In 1899 and subsequently surveys were made with a view to connecting the Georgian Bay through the intervening water stretches, with the Ottawa river system, and thence to Montreal.
In 1613 he explored the Ottawa river as far as Allumette Island; in 1615, starting from Montreal, he reached the Georgian Bay by way of the Ottawa river, Lake Nipissing and French river, and then by way of Lakes Couchiching and Simcoe and the Trent river system of lakes and streams made his way to Lake Ontario, called by him Entouhoronon.
The Ottawa river was chosen as the main boundary between them, but the retention by Lower Canada of the seigneuries of New Longueuil and Vaudreuil, on the western side of the river, is a curious instance of the triumph of social and historical conditions over geographical.
A prevailingly French type of government was now no longer adequate in Canada, and in 1791 was passed by the British parliament the Constitutional Act, separating Canada at the Ottawa river into two parts, each with its own government; Lower Canada, chiefly French, retaining the old system of laws, with representative institutions now added, and Upper Canada, on the purely British model.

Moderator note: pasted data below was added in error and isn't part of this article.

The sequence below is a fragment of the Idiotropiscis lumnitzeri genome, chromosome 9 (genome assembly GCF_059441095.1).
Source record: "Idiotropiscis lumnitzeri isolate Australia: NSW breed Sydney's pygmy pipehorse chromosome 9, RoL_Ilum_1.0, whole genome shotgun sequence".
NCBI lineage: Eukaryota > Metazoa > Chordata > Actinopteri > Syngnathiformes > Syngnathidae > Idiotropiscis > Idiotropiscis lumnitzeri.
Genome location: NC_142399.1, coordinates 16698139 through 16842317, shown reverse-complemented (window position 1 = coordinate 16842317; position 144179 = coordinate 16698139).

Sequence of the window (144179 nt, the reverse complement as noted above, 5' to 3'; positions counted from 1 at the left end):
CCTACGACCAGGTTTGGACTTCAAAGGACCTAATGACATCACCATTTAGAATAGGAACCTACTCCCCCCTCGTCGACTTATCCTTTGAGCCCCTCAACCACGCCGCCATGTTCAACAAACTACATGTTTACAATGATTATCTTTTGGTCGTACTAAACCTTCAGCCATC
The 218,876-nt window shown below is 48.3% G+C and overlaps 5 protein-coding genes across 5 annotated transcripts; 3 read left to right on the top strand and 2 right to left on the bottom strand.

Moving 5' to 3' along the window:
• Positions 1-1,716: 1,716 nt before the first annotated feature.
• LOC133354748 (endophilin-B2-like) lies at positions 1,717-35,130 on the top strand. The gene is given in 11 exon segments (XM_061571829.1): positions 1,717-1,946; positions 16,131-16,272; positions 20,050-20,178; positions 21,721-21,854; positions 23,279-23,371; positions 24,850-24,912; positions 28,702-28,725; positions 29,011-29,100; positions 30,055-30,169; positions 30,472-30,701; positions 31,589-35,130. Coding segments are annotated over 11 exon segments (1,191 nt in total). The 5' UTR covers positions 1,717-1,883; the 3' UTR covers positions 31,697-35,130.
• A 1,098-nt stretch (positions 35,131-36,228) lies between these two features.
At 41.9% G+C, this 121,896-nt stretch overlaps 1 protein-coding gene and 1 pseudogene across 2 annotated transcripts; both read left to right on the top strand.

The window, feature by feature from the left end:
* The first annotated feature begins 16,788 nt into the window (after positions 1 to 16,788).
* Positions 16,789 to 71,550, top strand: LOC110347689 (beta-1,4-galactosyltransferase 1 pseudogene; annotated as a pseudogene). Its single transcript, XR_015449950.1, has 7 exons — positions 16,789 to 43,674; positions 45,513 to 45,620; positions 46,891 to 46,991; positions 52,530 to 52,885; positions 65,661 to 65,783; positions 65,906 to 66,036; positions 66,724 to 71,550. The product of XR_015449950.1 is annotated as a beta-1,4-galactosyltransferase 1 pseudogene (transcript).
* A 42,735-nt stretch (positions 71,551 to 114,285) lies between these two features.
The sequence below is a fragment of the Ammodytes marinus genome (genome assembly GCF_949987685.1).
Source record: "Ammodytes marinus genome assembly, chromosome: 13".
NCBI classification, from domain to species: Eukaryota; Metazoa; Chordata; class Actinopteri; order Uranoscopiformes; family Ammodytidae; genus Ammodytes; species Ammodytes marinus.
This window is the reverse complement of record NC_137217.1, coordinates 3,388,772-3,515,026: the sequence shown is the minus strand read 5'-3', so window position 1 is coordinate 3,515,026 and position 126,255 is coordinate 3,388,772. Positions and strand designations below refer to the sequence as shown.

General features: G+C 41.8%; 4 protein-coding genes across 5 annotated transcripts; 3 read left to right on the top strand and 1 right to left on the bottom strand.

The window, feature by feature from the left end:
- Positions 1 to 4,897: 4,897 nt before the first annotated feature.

By the treaty of Paris, 1763, France ceded to Great Britain her claims to the country between the Ohio and Mississippi rivers, but on account of the resistance of Pontiac, a chief of the Ottawas who drew into conspiracy most of the tribes between the Ottawa river and the lower Mississippi, the English were not able to take possession of the country until 1765, when the French flag was finally lowered at Fort Chartres.
The construction of a ship canal to connect Georgian bay with Montreal by way of French river, Lake Nipissing and Ottawa river began in 1910.